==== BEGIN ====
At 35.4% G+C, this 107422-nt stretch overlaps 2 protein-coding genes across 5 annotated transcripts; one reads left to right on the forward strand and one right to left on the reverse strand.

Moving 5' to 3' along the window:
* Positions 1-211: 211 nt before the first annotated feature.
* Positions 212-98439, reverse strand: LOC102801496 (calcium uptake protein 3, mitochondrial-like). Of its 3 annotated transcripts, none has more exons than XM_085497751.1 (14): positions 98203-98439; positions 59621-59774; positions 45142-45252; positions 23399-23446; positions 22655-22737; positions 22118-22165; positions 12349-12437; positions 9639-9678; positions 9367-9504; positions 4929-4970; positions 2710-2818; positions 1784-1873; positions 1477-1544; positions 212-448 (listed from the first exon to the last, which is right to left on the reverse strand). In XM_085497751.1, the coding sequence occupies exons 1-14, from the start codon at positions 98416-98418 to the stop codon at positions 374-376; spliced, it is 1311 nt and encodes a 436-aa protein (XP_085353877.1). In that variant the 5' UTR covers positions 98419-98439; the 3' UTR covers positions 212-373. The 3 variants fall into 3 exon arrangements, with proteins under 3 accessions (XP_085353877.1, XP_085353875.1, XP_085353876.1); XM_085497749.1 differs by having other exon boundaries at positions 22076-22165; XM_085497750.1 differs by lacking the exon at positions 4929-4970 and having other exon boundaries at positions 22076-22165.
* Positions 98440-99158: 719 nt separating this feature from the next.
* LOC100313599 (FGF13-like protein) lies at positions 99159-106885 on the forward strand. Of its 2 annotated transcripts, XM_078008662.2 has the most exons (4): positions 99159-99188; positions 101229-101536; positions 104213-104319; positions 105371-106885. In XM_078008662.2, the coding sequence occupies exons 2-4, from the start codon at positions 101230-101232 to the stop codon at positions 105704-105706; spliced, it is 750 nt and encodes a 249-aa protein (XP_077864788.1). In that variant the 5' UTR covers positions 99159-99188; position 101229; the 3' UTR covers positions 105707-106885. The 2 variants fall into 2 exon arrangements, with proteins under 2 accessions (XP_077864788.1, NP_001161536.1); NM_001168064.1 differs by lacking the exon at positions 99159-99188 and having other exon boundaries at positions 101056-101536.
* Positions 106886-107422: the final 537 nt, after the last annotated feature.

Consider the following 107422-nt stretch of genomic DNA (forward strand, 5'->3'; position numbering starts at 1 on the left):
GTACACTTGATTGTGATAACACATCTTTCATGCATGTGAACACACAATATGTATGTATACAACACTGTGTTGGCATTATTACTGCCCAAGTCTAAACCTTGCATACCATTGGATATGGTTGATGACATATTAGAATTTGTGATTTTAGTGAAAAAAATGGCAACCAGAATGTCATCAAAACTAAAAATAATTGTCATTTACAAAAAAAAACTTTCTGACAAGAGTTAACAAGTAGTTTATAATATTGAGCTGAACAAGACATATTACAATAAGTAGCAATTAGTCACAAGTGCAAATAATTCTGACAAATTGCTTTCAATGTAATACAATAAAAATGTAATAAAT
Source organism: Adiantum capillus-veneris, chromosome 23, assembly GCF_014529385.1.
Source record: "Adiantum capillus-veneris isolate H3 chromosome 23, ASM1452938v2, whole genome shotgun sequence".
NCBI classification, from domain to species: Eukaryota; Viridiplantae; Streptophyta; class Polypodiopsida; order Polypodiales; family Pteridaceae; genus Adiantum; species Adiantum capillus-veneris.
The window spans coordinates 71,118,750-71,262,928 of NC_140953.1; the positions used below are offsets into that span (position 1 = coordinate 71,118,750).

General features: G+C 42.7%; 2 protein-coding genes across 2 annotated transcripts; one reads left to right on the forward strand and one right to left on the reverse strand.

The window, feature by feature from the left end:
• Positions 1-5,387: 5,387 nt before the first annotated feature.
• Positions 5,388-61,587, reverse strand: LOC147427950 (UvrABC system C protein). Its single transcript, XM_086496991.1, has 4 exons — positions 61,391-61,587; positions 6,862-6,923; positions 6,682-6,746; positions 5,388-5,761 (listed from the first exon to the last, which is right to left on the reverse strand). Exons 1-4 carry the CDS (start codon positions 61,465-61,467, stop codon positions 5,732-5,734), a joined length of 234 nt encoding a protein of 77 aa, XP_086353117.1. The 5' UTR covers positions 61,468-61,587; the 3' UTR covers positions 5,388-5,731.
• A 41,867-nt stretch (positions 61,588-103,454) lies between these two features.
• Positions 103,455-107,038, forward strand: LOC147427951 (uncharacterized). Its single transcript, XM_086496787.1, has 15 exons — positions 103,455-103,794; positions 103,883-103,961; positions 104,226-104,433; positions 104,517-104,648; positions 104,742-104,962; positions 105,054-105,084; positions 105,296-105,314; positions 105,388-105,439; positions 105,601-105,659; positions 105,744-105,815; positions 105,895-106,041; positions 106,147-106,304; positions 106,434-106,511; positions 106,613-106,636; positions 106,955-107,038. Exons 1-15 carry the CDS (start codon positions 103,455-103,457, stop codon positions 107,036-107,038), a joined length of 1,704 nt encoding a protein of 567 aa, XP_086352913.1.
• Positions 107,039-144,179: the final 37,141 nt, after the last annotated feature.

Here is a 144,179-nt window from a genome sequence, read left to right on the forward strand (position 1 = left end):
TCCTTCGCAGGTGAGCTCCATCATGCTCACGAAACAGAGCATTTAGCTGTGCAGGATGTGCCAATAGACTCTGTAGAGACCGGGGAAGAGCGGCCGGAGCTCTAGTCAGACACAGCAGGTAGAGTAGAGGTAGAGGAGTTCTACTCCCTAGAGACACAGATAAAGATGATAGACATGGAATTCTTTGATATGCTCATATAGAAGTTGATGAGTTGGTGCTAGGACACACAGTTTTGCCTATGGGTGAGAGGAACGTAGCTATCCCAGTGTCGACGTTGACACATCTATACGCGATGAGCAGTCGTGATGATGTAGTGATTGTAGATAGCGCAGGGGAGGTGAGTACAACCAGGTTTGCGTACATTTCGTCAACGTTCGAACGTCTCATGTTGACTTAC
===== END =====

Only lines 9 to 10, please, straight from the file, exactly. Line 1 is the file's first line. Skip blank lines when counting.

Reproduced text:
GTACACTTGATTGTGATAACACATCTTTCATGCATGTGAACACACAATATGTATGTATACAACACTGTGTTGGCATTATTACTGCCCAAGTCTAAACCTTGCATACCATTGGATATGGTTGATGACATATTAGAATTTGTGATTTTAGTGAAAAAAATGGCAACCAGAATGTCATCAAAACTAAAAATAATTGTCATTTACAAAAAAAAACTTTCTGACAAGAGTTAACAAGTAGTTTATAATATTGAGCTGAACAAGACATATTACAATAAGTAGCAATTAGTCACAAGTGCAAATAATTCTGACAAATTGCTTTCAATGTAATACAATAAAAATGTAATAAAT
Source organism: Adiantum capillus-veneris, chromosome 23, assembly GCF_014529385.1.